UT Southwestern Medical Center researchers, collaborating with colleagues in Germany, have for the first time identified antibodies associated with transplant rejection of otherwise healthy kidneys.
For years, physicians have been perplexed as to why some seemingly well-matched kidneys were still rejected. The collaborative effort has turned up a likely culprit -- antibodies that aren't targeted by current testing methods.
The antibodies in question attack a naturally occurring antigen called MICA, which is found in endothelial cells. The endothelium is the layer of cells lining the inside of the blood vessels. Each person has one or two of the more than 60 varieties of MICA antigens currently known.
"When you put a transplant in, the blood of the new host comes into contact first with the endothelium of the donor organ. That's where the host first meets the donor and where rejection starts," said Dr. Peter Stastny, professor of internal medicine, chief of transplant immunology and an author on the study.
"The bottom line is that the data suggests that failure of otherwise well-matched kidneys may be caused by these antibodies. We are not saying that all such kidneys fail because of antibodies against MICA, but this may be part of it," he said.
Dr. Stastny believes more research will be needed to show whether this is the direct cause, but the results offer critical direction in finding new explanations of why good transplants go bad and discovering potentially new avenues for screening to prevent rejection of transplanted kidneys.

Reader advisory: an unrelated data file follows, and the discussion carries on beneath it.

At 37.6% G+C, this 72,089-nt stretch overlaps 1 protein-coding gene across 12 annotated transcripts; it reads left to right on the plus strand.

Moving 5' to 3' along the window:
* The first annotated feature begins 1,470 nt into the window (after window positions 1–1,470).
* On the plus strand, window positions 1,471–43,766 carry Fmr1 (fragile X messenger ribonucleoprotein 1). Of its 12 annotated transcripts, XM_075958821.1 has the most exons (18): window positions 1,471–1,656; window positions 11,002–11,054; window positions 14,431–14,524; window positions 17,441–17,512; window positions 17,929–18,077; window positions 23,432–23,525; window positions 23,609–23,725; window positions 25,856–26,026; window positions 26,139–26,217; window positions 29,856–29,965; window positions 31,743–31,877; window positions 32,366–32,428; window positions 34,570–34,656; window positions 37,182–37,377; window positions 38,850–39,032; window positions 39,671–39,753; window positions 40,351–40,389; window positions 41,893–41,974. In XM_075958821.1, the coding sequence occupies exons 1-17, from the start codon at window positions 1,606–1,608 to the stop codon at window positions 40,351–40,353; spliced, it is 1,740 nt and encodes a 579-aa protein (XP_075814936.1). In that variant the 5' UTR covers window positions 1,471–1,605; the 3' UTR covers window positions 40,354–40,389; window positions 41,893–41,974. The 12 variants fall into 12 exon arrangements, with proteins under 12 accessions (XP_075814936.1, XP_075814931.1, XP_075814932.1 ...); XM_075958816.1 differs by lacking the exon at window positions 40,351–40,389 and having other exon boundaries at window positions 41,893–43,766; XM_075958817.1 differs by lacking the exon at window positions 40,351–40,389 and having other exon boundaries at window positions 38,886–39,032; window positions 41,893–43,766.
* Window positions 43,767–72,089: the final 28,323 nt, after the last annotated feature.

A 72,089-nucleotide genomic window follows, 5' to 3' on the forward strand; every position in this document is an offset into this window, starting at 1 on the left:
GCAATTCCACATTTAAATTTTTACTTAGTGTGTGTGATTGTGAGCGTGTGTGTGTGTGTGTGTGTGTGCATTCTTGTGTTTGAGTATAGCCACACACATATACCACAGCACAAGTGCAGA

Available kidneys remain in short supply, and more than 73,000 people await kidney transplants in the U.S., making successful transplants critical. Roughly 14,000 transplants were performed during the first half of 2007.
In Texas, about 600 kidney transplants have been performed this year. Between 89 percent and 95 percent of transplanted kidneys continue to function one year after the operation, according to the National Kidney Foundation.
UT Southwestern researchers became interested several years ago in the possibility that there might be some antigens in the kidney that were not present on lymphocytes, which are the cells used for typing and cross-matching for kidney transplants. Lymphocytes are white blood cells that carry out the body's immune response.
"If the antigens are not present on the lymphocytes, then the usual lymphocyte cross-match would not detect such antibodies," Dr. Stastny said.
Researchers first had to confirm that the antigens were present in the kidneys, then follow enough cases to determine whether the antibodies against MICA antigens correlated with rejection of otherwise healthy kidneys. For that, UT Southwestern investigators collaborated with researchers at the University of Heidelberg, which maintains a large depository of data and samples on transplant cases.
"They were able to provide a large number of samples -- 1,910 -- all taken before the transplant, so we were able to analyze them with our MICA antibody assay," Dr. Stastny said. "We found that there was a strong correlation. The presence of the antibodies against MICA was associated with earlier rejection of the kidney grafts.
"It doesn't prove that the antibody causes the rejection, but it suggests it." In addition, researchers discovered that the patients who were considered a good risk in clinical transplantation were the ones who showed the most marked effect of these antibodies against MICA.
The research appeared recently in the New England Journal of Medicine, along with an accompanying editorial.
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